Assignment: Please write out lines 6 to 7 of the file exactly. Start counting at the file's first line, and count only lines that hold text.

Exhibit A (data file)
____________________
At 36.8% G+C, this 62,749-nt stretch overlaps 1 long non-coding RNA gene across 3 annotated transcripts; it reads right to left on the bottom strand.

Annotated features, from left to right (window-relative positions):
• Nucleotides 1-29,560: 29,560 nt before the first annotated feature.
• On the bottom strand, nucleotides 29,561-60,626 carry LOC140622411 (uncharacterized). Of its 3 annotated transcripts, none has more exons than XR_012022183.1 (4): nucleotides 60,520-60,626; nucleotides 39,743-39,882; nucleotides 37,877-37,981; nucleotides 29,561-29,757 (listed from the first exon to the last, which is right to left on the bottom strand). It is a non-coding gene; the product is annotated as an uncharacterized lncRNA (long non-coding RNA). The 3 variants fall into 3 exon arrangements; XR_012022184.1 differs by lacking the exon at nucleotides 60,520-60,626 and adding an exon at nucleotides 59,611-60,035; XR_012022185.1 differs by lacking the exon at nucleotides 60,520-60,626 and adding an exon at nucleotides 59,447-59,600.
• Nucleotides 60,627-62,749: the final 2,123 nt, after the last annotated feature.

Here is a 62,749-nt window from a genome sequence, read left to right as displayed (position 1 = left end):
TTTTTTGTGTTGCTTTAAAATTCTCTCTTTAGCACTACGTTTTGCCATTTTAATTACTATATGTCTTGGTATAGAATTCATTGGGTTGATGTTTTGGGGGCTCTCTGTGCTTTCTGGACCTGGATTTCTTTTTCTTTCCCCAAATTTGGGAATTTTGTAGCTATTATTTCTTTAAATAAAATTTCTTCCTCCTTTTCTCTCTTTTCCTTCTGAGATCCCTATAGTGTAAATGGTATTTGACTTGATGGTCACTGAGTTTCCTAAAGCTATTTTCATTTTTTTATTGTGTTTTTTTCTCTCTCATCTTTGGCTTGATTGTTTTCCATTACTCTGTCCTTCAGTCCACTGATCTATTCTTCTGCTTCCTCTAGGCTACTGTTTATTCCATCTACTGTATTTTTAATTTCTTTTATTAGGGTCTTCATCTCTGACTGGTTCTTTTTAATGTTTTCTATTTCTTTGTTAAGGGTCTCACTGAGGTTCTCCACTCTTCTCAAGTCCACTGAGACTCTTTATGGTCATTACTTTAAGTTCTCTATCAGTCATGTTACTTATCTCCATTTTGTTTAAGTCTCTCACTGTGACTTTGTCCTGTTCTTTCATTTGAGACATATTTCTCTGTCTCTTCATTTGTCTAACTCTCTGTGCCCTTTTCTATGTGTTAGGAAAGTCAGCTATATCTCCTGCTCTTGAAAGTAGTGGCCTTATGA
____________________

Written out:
Here is a 62,749-nt window from a genome sequence, read left to right as displayed (position 1 = left end):
TTTTTTGTGTTGCTTTAAAATTCTCTCTTTAGCACTACGTTTTGCCATTTTAATTACTATATGTCTTGGTATAGAATTCATTGGGTTGATGTTTTGGGGGCTCTCTGTGCTTTCTGGACCTGGATTTCTTTTTCTTTCCCCAAATTTGGGAATTTTGTAGCTATTATTTCTTTAAATAAAATTTCTTCCTCCTTTTCTCTCTTTTCCTTCTGAGATCCCTATAGTGTAAATGGTATTTGACTTGATGGTCACTGAGTTTCCTAAAGCTATTTTCATTTTTTTATTGTGTTTTTTTCTCTCTCATCTTTGGCTTGATTGTTTTCCATTACTCTGTCCTTCAGTCCACTGATCTATTCTTCTGCTTCCTCTAGGCTACTGTTTATTCCATCTACTGTATTTTTAATTTCTTTTATTAGGGTCTTCATCTCTGACTGGTTCTTTTTAATGTTTTCTATTTCTTTGTTAAGGGTCTCACTGAGGTTCTCCACTCTTCTCAAGTCCACTGAGACTCTTTATGGTCATTACTTTAAGTTCTCTATCAGTCATGTTACTTATCTCCATTTTGTTTAAGTCTCTCACTGTGACTTTGTCCTGTTCTTTCATTTGAGACATATTTCTCTGTCTCTTCATTTGTCTAACTCTCTGTGCCCTTTTCTATGTGTTAGGAAAGTCAGCTATATCTCCTGCTCTTGAAAGTAGTGGCCTTATGA